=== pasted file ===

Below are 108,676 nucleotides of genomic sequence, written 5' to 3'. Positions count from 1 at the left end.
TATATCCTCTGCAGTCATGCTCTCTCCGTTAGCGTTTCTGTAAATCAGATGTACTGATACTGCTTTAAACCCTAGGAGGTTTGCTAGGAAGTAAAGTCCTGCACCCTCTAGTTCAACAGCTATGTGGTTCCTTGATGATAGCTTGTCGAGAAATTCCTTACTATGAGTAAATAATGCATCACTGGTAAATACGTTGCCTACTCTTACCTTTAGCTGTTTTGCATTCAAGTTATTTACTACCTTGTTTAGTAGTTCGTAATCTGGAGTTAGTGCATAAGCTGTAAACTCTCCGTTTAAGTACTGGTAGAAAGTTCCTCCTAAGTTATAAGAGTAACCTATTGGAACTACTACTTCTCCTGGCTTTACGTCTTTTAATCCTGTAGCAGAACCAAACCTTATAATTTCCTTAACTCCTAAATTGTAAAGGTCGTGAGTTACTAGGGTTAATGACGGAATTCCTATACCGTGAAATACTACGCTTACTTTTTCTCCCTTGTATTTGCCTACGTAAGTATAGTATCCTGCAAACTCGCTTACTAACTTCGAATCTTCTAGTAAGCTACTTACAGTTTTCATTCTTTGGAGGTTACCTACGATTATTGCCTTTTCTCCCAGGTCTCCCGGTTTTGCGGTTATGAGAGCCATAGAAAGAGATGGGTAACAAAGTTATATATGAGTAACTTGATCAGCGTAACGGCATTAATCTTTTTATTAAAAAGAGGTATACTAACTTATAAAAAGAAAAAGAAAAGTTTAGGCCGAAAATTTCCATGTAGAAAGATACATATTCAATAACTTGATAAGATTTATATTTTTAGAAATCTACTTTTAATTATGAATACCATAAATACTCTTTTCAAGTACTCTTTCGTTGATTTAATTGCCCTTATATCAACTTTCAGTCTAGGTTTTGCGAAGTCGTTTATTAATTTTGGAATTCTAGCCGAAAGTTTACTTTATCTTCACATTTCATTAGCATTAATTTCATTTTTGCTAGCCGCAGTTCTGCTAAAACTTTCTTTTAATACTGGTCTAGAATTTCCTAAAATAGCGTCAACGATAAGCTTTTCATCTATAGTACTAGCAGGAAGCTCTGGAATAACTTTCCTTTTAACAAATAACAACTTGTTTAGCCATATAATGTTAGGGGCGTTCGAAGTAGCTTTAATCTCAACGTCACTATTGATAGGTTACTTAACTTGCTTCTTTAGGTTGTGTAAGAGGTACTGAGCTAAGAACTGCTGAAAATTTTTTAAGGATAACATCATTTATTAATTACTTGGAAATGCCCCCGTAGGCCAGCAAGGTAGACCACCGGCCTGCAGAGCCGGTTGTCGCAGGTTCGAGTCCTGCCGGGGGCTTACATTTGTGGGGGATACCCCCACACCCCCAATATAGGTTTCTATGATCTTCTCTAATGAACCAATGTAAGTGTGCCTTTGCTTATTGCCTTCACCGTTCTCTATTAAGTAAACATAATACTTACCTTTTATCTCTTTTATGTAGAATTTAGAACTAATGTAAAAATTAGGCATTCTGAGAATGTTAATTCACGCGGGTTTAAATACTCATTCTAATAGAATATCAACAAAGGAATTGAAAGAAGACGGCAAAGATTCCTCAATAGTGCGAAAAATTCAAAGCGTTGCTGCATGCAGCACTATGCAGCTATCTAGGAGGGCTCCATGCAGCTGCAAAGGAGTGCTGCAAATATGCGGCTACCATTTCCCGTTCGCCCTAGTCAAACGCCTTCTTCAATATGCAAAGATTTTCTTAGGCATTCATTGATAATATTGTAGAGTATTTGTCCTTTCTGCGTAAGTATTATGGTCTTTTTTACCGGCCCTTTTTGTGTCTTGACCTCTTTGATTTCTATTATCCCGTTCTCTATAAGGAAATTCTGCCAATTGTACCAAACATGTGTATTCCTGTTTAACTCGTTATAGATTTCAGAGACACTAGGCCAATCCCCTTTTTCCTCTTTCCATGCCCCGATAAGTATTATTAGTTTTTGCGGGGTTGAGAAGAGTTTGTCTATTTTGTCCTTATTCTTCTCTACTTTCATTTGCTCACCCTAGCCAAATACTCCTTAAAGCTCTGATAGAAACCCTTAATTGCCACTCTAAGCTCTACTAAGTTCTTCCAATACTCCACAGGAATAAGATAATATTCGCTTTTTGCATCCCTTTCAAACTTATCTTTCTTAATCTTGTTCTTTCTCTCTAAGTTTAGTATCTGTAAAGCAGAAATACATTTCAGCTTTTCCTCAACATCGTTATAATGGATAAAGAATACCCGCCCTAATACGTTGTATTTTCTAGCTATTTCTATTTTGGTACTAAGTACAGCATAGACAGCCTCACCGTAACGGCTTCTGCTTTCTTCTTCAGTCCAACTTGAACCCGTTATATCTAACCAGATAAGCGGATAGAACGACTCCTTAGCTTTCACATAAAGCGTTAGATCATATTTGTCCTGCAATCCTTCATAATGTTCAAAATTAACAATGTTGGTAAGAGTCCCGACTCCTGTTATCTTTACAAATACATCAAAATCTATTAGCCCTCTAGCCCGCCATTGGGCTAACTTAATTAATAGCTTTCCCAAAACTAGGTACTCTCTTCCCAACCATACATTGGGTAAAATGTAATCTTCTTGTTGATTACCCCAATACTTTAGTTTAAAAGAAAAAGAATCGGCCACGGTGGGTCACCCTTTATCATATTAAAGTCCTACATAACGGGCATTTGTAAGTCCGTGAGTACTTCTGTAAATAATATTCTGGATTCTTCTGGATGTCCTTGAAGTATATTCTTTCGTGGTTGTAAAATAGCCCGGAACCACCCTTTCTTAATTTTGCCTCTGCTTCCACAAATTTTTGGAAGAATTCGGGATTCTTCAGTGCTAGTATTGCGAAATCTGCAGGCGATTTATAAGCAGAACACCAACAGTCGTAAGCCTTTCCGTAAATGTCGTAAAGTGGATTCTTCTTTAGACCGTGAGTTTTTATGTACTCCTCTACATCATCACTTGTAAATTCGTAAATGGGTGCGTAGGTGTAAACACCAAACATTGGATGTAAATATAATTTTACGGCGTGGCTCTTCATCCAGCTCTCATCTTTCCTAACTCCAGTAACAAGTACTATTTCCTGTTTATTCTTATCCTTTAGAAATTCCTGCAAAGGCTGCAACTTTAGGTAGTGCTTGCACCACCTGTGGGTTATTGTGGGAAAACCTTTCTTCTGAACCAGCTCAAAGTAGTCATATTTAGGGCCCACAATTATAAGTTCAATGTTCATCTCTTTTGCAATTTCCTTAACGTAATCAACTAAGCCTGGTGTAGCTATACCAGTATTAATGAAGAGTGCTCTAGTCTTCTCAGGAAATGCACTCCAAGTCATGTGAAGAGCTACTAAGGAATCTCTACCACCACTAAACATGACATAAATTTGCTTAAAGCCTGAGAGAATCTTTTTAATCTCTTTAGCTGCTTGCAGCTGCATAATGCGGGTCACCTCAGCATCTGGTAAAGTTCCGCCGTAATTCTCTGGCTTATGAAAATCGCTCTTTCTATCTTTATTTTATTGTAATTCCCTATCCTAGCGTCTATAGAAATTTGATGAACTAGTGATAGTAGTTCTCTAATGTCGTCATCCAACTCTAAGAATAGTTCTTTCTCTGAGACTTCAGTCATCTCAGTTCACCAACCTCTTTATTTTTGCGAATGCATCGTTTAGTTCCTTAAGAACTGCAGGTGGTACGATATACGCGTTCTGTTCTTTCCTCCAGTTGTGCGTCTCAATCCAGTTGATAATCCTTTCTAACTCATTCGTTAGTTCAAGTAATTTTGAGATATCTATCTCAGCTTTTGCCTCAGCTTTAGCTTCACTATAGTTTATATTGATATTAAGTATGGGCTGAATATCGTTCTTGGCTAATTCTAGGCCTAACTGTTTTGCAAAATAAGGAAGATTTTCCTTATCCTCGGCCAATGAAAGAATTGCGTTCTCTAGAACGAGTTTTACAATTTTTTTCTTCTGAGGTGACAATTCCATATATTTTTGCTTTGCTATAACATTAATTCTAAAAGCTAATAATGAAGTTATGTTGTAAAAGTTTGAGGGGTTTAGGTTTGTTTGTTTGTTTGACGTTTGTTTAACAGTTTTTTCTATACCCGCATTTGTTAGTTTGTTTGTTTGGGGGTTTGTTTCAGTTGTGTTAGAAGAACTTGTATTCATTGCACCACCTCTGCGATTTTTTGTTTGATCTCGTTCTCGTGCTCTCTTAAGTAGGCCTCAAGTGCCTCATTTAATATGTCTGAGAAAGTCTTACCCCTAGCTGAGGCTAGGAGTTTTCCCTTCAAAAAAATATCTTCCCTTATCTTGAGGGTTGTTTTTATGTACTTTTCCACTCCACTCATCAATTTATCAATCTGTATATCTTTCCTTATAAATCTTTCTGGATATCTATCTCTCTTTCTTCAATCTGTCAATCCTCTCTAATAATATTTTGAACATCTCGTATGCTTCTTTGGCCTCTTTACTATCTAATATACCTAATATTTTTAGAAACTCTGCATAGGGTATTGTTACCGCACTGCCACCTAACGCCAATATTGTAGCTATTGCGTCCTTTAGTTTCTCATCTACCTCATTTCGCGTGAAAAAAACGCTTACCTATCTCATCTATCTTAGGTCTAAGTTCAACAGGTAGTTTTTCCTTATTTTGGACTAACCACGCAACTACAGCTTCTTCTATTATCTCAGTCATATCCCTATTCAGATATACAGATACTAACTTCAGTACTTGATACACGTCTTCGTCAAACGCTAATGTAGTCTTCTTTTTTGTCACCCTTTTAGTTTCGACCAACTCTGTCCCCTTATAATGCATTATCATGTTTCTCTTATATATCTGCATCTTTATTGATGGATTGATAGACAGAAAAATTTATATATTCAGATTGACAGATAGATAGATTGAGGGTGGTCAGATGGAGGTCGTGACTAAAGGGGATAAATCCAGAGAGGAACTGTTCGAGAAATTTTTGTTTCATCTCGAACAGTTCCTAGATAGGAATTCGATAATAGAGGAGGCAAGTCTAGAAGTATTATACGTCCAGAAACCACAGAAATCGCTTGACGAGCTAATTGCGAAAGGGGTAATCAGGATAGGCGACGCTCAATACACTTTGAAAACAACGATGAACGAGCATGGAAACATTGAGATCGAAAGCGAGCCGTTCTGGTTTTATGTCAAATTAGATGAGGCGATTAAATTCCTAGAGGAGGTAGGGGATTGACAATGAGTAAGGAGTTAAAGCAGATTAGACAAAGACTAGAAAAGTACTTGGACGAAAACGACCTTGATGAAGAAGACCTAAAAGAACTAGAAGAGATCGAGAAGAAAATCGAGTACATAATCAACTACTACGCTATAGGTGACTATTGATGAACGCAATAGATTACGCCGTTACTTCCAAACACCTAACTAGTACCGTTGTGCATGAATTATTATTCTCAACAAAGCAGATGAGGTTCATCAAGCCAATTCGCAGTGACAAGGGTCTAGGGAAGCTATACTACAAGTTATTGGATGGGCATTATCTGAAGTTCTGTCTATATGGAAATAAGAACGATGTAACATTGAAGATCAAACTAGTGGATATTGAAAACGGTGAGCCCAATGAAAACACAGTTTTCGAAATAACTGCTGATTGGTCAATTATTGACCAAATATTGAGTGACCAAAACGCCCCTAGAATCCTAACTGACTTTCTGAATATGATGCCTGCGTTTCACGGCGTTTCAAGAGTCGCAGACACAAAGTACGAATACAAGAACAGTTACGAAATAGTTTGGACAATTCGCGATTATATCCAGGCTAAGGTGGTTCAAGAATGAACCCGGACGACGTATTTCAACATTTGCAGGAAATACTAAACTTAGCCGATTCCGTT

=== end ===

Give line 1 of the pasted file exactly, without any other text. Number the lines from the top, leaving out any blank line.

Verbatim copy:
Below are 108,676 nucleotides of genomic sequence, written 5' to 3'. Positions count from 1 at the left end.